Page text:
Jack Warden ’19, Arnold Su ’20, and Adam Vlasic ’20 Post Best Times at 2017 Speedo Junior Nationals

Adam Vlasic ’20 and Jack Warden ’19 both swim personal best times in their respective events at this year's Speedo Junior Nationals.
L.Warden/The Phillipian

Adam Vlasic ’20 and Jack Warden ’19 both swim personal best times in their respective events at this year’s Speedo Junior Nationals.

As Adam Vlasic ’20 looked up at the scoreboard after finishing the 200-Yard Butterfly, he felt a surge of pride. Vlasic said that, at that moment, he had swum a “perfect meet,” breaking personal records in every event.

This weekend, Andover Varsity swimmers Jack Warden ’19, Arnold Su ’20, and Vlasic competed in the 2017 Speedo Winter Junior Championships-East and -West in Knoxville, Tenn. and Iowa City, Iowa, respectively.

Junior National meets are hosted twice a year, once in the summer and once in the winter. Swimmers compete against other qualifying 18-and-under athletes from the United States. The meet is often used to select members of the USA Junior National team as well as qualify swimmers for international competitions.

Su said, “I felt really honored to be a part of this swim meet and to represent my club team at a national event. It was quite an experience, and it feels great to be a part of it.”

As part of a seasonal high school swim team, Warden, Su, and Vlasic take advantage of the summer training season by swimming twice a day.

“I swim, on average, ten to 11 times a week — mornings and nights every day of the week, plus Saturdays — along with three gym sessions… I balance my workload by trying to get ahead of work during the day, so I can continue to train to my fullest potential,” said Vlasic.

Warden attended the East meet in Knoxville, Tenn., representing his club team, Phoenix Swimming. He competed in the 100-Yard Backstroke and finished with a personal-best time of 51.41 seconds. In doing so, he beat this season’s Nepsac leading time of 55.01 seconds.

According to Warden, he has aspired to participate in Junior Nationals since he was ten. He was inspired by an older member of his club team who attended the competition.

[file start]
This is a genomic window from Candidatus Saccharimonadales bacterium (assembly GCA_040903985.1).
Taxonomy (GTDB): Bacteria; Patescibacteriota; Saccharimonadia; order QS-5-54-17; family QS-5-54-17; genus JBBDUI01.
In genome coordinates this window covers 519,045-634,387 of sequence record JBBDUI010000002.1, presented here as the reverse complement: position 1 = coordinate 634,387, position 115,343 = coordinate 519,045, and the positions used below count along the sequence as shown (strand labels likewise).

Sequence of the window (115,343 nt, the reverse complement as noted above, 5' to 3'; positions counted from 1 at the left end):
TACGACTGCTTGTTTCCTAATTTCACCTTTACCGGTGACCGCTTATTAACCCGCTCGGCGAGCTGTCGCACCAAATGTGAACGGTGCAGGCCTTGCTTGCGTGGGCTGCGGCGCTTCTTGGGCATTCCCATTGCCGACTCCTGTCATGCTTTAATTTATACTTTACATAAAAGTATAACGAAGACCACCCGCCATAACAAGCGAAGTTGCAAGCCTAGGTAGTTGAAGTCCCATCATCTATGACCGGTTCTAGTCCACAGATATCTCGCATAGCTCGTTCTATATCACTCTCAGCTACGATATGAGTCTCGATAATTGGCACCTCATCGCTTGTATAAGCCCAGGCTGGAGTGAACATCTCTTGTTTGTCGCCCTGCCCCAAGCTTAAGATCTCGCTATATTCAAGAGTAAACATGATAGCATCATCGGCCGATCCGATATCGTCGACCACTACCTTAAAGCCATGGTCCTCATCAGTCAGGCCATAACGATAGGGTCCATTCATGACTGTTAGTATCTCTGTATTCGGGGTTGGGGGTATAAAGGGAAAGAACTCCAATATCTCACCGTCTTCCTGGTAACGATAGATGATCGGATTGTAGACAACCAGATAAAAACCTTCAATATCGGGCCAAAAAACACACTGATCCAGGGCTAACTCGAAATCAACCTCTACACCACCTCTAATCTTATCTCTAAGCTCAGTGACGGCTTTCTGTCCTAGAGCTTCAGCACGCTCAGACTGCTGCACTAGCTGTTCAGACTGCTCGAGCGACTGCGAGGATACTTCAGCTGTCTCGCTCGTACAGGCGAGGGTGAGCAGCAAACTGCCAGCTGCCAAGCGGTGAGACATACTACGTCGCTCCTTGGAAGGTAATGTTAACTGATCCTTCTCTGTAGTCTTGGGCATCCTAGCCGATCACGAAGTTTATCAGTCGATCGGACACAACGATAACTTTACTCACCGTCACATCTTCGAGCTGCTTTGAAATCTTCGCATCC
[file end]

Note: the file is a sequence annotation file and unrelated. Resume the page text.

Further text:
“I started… swimming when I was four and joined a YMCA swim team when I was six. When I was ten years old, there was a kid on my club team that made Junior Nationals, and I looked up to him. I thought that someday I wanted to get there… It was a surreal experience to compete with the fastest 18-and-under swimmers in the whole country, including some future Olympians,” said Warden.

Vlasic swam a personal best of 50.80 seconds in the 100-Yard Butterfly, just six tenths of a second behind the winning time at the Nepsac championships last year. Vlasic also swam the 200-Yard Butterfly in a personal-best time of 1:53.43 minutes.

Vlasic said, “Not only is this meet a great place to swim personal-best times and do really well in your own events, but it is also a good opportunity to experience and see other national-level swimmers. Watching them swim and studying their techniques not only for swimming, but for warming up truly was the most interesting part of the meet.”

Representing Irvine Novaquatics, Su competed at the West meet in Iowa City, Iowa, and swam a 46.01 second split in the 4×100-Yard Freestyle Relay as well as 21.41 seconds in the 50-Yard Freestyle and 57.97 seconds in his 100-Yard Breaststroke. The fastest times in the Nepsac league this season — both of which Su holds — are 21.59 seconds and 59.97 seconds, respectively.

Su said, “My favorite thing about swimming is… the people. Swimming has introduced me to so many people I wouldn’t have known without it. Whether it’s on a team, at a meet, camp, etc., I have the opportunity to meet so many great people.”

Nick Isenhower ’18, Captain of Andover Boys Swimming & Diving, said, “I’m proud of how they are able to motivate and push the entire team. A lot of the team aspect of swimming has to do with how we stand by each other and enable each other to go hard in practice so that we’ve got what we need to swim fast in meets… They’re some of the first people we can look to during a hard set when we need some motivation or simply someone to race.”